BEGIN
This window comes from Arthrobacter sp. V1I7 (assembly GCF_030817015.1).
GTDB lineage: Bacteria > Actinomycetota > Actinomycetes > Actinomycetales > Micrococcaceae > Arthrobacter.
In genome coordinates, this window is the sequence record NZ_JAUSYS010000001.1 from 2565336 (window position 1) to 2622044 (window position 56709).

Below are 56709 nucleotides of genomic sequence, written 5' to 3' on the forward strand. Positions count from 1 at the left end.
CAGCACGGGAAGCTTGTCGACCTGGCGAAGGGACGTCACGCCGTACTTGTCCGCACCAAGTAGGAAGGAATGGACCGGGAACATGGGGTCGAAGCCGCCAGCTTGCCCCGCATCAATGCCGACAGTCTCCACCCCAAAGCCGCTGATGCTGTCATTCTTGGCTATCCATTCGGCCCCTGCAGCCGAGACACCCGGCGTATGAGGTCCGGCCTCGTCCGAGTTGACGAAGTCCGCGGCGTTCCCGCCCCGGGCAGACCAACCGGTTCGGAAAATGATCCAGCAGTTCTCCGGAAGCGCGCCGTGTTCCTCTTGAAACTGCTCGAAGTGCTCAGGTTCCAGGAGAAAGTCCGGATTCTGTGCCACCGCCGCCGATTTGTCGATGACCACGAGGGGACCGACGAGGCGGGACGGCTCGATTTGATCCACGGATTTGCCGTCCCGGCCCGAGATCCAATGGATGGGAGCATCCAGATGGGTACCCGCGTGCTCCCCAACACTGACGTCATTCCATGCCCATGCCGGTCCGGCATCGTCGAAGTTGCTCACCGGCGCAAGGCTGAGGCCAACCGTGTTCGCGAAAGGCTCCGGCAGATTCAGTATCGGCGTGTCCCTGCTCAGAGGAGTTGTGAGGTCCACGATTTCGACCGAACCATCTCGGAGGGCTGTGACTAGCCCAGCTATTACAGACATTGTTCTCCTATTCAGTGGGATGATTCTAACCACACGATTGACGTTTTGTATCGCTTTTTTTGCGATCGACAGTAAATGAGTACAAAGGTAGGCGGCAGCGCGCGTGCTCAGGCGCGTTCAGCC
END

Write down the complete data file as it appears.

This window comes from Arthrobacter sp. V1I7 (assembly GCF_030817015.1).
GTDB lineage: Bacteria > Actinomycetota > Actinomycetes > Actinomycetales > Micrococcaceae > Arthrobacter.
In genome coordinates, this window is the sequence record NZ_JAUSYS010000001.1 from 2565336 (window position 1) to 2622044 (window position 56709).

Below are 56709 nucleotides of genomic sequence, written 5' to 3' on the forward strand. Positions count from 1 at the left end.
CAGCACGGGAAGCTTGTCGACCTGGCGAAGGGACGTCACGCCGTACTTGTCCGCACCAAGTAGGAAGGAATGGACCGGGAACATGGGGTCGAAGCCGCCAGCTTGCCCCGCATCAATGCCGACAGTCTCCACCCCAAAGCCGCTGATGCTGTCATTCTTGGCTATCCATTCGGCCCCTGCAGCCGAGACACCCGGCGTATGAGGTCCGGCCTCGTCCGAGTTGACGAAGTCCGCGGCGTTCCCGCCCCGGGCAGACCAACCGGTTCGGAAAATGATCCAGCAGTTCTCCGGAAGCGCGCCGTGTTCCTCTTGAAACTGCTCGAAGTGCTCAGGTTCCAGGAGAAAGTCCGGATTCTGTGCCACCGCCGCCGATTTGTCGATGACCACGAGGGGACCGACGAGGCGGGACGGCTCGATTTGATCCACGGATTTGCCGTCCCGGCCCGAGATCCAATGGATGGGAGCATCCAGATGGGTACCCGCGTGCTCCCCAACACTGACGTCATTCCATGCCCATGCCGGTCCGGCATCGTCGAAGTTGCTCACCGGCGCAAGGCTGAGGCCAACCGTGTTCGCGAAAGGCTCCGGCAGATTCAGTATCGGCGTGTCCCTGCTCAGAGGAGTTGTGAGGTCCACGATTTCGACCGAACCATCTCGGAGGGCTGTGACTAGCCCAGCTATTACAGACATTGTTCTCCTATTCAGTGGGATGATTCTAACCACACGATTGACGTTTTGTATCGCTTTTTTTGCGATCGACAGTAAATGAGTACAAAGGTAGGCGGCAGCGCGCGTGCTCAGGCGCGTTCAGCC